This section is from the book "Materia Medica And Therapeutics Inorganic Substances", by Charles D. F. Phillips. Also available from Amazon: Materia medica and therapeutics.
Mr. Erichsen has published cases illustrating its value in chronic eczema (London Medical Gazette, 1846, p. 198), but in this, and in hepatic disorder, its value is better shown when in combination with nitric acid.
The use of strong nitrate of silver in eczema should be reserved for chronic patches with much infiltration. Nitrous ether proves the best vehicle, because it dissolves sebaceous or fatty secretions, and allows the remedy to act better on the distended capillaries - 30 to 40 gr. in the ounce may be used. Eczema in the neighborhood of ulceration yields to lotions of moderate strength. For eczematous or aphthous conditions affecting the genital organs, or the nipple, and commonly accompanied with severe itching and irritation, a solution containing 4 or 5 gr. in the ounce should be first used in cases that are somewhat acute; but, if relief be not given, a paint containing 30 to 40 gr. in the ounce should be carefully and lightly brushed over the part. Quite the best treatment for fissured nipples is to touch them thoroughly but lightly with a fine point of nitrate: all secretion should be cleansed from the part before such applications, and warm fomentations should be ready for use afterward, as the pain may be severe. In abrasions or aphthous conditions about the mouth, the solid nitrate is one of the best remedies, although a painful one.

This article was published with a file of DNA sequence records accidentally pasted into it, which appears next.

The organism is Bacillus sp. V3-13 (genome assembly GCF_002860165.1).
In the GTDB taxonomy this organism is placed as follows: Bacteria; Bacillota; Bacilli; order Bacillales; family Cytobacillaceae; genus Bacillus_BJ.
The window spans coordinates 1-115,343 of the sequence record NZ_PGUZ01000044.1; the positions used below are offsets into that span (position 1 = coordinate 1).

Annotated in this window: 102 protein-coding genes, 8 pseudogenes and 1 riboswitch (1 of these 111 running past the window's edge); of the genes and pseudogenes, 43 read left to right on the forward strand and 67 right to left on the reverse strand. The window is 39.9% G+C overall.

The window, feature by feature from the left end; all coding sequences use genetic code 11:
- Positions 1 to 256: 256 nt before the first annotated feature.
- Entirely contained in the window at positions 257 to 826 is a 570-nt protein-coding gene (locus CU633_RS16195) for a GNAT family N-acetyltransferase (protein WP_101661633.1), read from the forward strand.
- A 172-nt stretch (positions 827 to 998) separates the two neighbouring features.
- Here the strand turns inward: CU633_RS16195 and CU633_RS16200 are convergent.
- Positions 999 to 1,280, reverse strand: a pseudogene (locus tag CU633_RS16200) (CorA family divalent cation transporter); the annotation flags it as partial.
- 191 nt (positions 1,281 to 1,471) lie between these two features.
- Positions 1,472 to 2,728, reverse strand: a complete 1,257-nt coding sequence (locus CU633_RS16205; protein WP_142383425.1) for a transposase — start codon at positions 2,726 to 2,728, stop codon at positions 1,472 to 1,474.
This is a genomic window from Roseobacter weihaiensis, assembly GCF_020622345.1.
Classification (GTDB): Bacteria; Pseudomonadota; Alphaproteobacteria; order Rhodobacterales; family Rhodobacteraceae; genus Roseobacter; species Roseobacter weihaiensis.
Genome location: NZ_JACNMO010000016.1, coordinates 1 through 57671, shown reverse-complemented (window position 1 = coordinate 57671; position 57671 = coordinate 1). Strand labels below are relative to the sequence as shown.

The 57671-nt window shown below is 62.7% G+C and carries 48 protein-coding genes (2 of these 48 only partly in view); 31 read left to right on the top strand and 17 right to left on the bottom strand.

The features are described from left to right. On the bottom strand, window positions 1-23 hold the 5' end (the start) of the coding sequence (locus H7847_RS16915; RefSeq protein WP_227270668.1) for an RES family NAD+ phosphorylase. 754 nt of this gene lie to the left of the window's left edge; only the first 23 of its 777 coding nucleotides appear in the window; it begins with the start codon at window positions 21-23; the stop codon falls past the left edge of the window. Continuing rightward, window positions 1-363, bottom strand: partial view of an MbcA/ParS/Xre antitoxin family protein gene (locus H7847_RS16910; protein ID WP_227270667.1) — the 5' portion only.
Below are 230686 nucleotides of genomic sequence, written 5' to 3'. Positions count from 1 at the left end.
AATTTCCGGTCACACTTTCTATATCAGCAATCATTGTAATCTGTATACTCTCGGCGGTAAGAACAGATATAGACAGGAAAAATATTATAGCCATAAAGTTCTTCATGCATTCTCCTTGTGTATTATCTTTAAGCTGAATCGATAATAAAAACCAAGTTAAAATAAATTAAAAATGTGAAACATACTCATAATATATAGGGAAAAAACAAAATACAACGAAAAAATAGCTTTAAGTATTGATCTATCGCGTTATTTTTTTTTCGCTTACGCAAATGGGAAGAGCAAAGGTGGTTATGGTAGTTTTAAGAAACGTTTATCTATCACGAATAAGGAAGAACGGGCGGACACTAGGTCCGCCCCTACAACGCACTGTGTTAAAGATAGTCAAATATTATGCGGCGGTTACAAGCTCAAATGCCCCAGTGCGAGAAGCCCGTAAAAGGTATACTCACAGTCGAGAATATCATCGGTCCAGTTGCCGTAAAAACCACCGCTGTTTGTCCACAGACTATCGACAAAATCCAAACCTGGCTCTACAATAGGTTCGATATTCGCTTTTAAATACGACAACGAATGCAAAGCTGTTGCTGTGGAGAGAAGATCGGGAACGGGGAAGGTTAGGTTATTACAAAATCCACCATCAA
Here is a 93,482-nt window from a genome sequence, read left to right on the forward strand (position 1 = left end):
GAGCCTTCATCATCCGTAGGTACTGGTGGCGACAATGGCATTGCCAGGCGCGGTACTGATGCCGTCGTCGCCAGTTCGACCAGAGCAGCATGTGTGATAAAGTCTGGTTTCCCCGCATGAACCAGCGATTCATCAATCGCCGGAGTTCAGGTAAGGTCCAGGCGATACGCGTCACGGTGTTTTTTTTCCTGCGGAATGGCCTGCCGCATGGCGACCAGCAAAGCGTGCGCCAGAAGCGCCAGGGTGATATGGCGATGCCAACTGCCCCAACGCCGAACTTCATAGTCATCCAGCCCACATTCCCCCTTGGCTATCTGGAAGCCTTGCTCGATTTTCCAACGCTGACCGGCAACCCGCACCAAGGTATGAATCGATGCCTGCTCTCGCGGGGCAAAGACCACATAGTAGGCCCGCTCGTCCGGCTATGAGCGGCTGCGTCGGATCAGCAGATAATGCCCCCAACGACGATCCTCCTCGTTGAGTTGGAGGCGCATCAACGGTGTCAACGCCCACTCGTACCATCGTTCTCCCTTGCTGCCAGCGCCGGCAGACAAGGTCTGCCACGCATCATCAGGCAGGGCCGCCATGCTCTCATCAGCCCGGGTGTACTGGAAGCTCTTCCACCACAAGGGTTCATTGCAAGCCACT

In this, which is a catarrhal form of disease, arsenic has not so large a measure of success as in the last mentioned; still it is often very useful, and especially in combination with other remedies. Acute cases not only receive no benefit, but I have seen them much aggravated by it; the proper period for its use requires, therefore, careful consideration. It is very suitable in scaly - which are of necessity rather chronic stages, and have received the distinct name of "eczema squamosum"- in superficial subacute forms with moderate infiltration, and in cases with persistent irregular patches about the scrotum, anus, or vulva (Rayer), or about the hands or fingers (Duhring). Sometimes the later stages of a chronic infantile eczema seem much benefited by the addition of the drug to iron or cod-liver oil, and sometimes an infant has been successfully treated by arsenical medication through the mother (Begbie, Anderson). The last-named observer, in his excellent special treatise, estimates the value of arsenic highly: he points out, as others have done, that children will readily bear a proportionately large dose; at the same time, he notes that there is much tendency to "catching cold," or even bronchitis, during an arsenical course, also he insists on the necessity for its prolonged continuance. Mr. Erasmus Wilson considers that the treatment of eczema resolves itself into that of "debility," and advocates the use of ar-senic "as a nerve-tonic and stimulant to cutaneous function;"' and generally combines it with a non-astringent preparation of iron, as the vinum. My own use of arsenic in ordinary eczema is rather the exception than the rule, and I am much in accord with Dr. Piffard, who, after calling this mode of treatment "empirical, as opposed to rational," and quoting the prevalent opinion, "that if only sufficient of the remedy be used, the eruption must yield," states that, in his experience, it sometimes does harm and at other times has no influence, though in a minority of cases will give brilliant results: these may be hoped for in the dry scaly stages when extensive tracts of surface are affected ("On Skin Diseases," 1870); I would add, and when there are persistent patches oh the pudenda or extremities, as already described.